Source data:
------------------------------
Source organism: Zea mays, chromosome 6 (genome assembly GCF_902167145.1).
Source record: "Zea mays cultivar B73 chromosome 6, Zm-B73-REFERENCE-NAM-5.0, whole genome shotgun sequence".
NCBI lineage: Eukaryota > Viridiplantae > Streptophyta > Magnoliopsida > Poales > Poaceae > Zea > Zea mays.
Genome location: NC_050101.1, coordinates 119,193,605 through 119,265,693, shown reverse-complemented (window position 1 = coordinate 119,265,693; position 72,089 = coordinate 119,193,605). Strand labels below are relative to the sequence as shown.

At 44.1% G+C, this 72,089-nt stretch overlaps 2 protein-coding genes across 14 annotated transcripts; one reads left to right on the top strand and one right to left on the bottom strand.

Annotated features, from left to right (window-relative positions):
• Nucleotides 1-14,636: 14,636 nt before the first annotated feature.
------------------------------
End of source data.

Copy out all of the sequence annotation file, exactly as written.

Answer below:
Source organism: Zea mays, chromosome 6 (genome assembly GCF_902167145.1).
Source record: "Zea mays cultivar B73 chromosome 6, Zm-B73-REFERENCE-NAM-5.0, whole genome shotgun sequence".
NCBI lineage: Eukaryota > Viridiplantae > Streptophyta > Magnoliopsida > Poales > Poaceae > Zea > Zea mays.
Genome location: NC_050101.1, coordinates 119,193,605 through 119,265,693, shown reverse-complemented (window position 1 = coordinate 119,265,693; position 72,089 = coordinate 119,193,605). Strand labels below are relative to the sequence as shown.

At 44.1% G+C, this 72,089-nt stretch overlaps 2 protein-coding genes across 14 annotated transcripts; one reads left to right on the top strand and one right to left on the bottom strand.

Annotated features, from left to right (window-relative positions):
• Nucleotides 1-14,636: 14,636 nt before the first annotated feature.